For more, see wislawjournal.com.

April 11, 2010

Medical Expert Witnesses On Tort Reform Part 1 of 3

Medical expert witnesses at Medical Opinions Associates write on tort reform:

Let’s clarify the issue. Advocates of “tort reform” are really arguing for lower incidence of medical malpractice awards, smaller dollar awards, and lower medical malpractice insurance premiums for physicians. They also hope to reduce the level of “defensive medicine”, the result of which is higher medical cost in response to the fear of being sued.

According to the National Practitioner Data Bank, the number and dollar value of medical malpractice award payouts has been flat since 1991, and have actually declined since 2001.The figures presented by the National Association of Insurance Commissions back this up. Public Citizens’ Congress Watch in Washington, D.C. reports that medical malpractice award payments declined 13.6% from 2001 through 2004 (the latest data available). Award payments of $1 million or more actually fell 56% from 1991 through 2004. According to a Harvard University study, very few medical errors ever result in legal claims – only one claim per 7.6 injuries ever results in legal action. Of those claims, plaintiffs drop 9 of every 10 that are initiated. Let’s at least admit that a case made solely on the basis of the “exploding incidence” of medical malpractice claims and awards has its problems.

April 10, 2010

Federal Rule Change Re: Expert Witness Reports

A major revision to the federal rules governing expert witness reports is on track to take effect in December. No longer would Rule 26 of the Federal Rules of Civil Procedure allow full discovery of draft expert reports and require broad disclosure of any communications between an expert and trial counsel, as has been the case ever since the rule's revision in 1993.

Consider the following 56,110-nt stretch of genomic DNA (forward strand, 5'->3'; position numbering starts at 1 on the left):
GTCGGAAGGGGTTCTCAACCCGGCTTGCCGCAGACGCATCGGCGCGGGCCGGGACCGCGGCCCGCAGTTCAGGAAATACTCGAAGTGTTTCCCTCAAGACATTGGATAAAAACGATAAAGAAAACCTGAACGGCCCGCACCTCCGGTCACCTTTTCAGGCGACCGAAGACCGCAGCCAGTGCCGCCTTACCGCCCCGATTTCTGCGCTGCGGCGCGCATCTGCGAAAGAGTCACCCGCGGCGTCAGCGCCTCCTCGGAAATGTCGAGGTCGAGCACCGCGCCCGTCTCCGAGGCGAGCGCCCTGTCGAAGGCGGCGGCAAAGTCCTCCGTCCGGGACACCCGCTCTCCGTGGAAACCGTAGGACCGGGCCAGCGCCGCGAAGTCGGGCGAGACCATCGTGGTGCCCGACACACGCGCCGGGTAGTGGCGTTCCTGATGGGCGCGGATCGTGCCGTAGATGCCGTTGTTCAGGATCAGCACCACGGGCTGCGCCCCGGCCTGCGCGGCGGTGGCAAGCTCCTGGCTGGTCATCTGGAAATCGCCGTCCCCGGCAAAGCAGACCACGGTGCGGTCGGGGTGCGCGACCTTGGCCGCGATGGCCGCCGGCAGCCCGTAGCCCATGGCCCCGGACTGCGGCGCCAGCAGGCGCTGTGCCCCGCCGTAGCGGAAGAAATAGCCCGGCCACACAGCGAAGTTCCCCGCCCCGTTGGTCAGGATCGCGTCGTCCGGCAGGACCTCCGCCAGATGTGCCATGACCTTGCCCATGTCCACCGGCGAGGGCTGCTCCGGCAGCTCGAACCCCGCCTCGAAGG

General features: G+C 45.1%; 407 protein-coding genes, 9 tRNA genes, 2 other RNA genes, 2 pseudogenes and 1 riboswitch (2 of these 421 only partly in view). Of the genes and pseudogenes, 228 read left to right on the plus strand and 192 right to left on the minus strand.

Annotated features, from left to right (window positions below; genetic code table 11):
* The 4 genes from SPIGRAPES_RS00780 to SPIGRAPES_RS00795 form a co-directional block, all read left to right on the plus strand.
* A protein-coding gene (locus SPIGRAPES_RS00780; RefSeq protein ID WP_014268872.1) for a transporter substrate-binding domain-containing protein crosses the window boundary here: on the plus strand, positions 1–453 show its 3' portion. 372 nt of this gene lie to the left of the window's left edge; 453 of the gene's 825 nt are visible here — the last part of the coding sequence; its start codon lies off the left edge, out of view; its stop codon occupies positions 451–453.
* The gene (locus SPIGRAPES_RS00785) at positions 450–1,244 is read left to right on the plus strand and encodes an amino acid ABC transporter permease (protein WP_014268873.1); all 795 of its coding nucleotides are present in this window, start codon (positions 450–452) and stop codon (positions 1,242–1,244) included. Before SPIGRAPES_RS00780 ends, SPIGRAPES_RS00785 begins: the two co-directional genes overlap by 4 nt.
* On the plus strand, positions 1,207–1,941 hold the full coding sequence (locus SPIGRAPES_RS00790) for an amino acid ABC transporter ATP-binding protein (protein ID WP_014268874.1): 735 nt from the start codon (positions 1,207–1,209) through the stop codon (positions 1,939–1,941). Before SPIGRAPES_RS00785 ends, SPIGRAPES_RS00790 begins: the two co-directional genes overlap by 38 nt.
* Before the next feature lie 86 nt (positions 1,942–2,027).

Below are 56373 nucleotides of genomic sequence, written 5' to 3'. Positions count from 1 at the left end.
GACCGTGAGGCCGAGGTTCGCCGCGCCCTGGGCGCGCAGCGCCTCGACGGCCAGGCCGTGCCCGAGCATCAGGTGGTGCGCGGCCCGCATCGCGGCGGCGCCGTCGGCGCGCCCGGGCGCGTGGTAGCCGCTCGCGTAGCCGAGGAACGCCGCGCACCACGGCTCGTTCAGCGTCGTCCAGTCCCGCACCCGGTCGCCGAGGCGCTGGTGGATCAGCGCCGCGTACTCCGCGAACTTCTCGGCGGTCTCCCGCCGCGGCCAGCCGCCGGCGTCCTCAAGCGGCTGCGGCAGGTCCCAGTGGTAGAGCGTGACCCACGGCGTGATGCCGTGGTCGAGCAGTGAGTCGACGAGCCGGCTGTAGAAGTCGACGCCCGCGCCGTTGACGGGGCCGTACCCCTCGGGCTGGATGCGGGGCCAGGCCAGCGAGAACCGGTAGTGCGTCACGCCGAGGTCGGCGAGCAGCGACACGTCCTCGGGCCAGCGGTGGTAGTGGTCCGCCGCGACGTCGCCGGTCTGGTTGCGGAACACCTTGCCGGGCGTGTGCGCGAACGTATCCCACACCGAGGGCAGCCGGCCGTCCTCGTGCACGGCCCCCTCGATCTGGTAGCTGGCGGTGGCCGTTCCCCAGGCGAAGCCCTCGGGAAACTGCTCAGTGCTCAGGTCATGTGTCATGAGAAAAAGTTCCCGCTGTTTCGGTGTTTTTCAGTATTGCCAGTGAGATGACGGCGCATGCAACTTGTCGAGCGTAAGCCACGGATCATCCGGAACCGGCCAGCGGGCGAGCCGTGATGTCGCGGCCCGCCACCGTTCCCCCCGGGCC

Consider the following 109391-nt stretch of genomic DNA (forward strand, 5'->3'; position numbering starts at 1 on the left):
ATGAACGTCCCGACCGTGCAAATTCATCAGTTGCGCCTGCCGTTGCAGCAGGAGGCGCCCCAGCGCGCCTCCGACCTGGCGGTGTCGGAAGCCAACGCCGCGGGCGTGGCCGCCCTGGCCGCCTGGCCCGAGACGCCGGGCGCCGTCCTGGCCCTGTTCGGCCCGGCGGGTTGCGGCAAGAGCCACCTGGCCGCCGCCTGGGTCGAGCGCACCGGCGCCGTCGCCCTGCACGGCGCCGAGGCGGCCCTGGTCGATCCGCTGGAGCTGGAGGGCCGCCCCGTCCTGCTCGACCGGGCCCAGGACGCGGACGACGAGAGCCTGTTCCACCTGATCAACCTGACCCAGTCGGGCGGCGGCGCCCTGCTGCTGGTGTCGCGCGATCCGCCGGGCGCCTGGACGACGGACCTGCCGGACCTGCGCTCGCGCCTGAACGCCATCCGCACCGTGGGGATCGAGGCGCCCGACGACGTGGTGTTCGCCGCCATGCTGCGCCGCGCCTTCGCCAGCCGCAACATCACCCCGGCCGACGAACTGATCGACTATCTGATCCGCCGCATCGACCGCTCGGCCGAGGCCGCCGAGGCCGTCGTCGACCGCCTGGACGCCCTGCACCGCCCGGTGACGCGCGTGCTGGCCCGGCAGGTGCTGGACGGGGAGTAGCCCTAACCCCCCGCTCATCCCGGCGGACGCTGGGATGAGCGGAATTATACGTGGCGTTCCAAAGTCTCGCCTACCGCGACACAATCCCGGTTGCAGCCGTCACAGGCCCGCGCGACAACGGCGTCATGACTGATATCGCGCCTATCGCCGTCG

Instead, under proposed amendments to Rule 26, those communications would come under the protection of the work-product doctrine. The amendments would prohibit discovery of draft expert reports and limit discovery of attorney-expert communications. Still allowed would be full discovery of the expert's opinions and of the facts or data used to support them.

For more, see ipFrontline.com.

April 9, 2010

Copyright Expert Witness & Newsbin Case

Newzbin, the Internet’s premier Usenet indexer, has lost its High Court case against several Hollywood movie studios. Justice Kitchin found the company, which turned over more than £1 million in 2009, liable for copyright infringement and will issue an injunction restricting its activities later this week. The London High Court showdown between Twentieth Century Fox, Universal, Warner Bros., Paramount, Disney, Columbia Pictures and Newzbin Ltd ended earlier this month.

The claimants used Andrew Clark, Head of Forensics at Detica Limited, as their copyrights expert witness. His description of Usenet was not challenged in court.